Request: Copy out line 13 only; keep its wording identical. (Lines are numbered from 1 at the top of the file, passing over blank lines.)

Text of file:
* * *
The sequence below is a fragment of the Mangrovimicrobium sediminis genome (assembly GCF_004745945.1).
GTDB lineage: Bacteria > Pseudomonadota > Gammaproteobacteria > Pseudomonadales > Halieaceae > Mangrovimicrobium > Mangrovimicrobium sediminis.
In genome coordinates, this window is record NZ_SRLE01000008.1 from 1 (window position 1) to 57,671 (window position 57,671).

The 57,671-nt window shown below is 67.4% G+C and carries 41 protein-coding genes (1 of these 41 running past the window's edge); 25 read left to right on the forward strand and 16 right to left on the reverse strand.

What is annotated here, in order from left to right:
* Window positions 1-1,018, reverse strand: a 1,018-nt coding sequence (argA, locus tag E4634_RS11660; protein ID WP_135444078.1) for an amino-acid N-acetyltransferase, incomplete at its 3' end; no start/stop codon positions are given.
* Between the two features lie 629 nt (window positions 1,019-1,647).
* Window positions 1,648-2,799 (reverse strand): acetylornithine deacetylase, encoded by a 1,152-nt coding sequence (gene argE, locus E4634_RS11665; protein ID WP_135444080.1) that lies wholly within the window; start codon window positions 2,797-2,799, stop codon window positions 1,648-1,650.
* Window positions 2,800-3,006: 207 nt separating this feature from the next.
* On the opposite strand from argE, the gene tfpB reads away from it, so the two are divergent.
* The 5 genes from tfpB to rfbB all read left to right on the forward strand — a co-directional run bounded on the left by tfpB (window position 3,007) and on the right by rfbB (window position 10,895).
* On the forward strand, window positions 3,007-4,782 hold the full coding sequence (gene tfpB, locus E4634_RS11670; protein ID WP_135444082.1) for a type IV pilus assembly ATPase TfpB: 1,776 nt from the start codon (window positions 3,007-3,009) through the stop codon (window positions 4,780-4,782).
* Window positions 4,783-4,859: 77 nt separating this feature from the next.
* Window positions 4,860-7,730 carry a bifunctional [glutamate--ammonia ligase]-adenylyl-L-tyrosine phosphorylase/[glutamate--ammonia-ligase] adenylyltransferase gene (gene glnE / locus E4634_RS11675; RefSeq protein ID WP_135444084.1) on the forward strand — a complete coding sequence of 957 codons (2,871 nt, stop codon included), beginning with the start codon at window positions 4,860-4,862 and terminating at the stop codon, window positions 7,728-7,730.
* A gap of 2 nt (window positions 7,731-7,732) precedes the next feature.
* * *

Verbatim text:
* Window positions 4,783-4,859: 77 nt separating this feature from the next.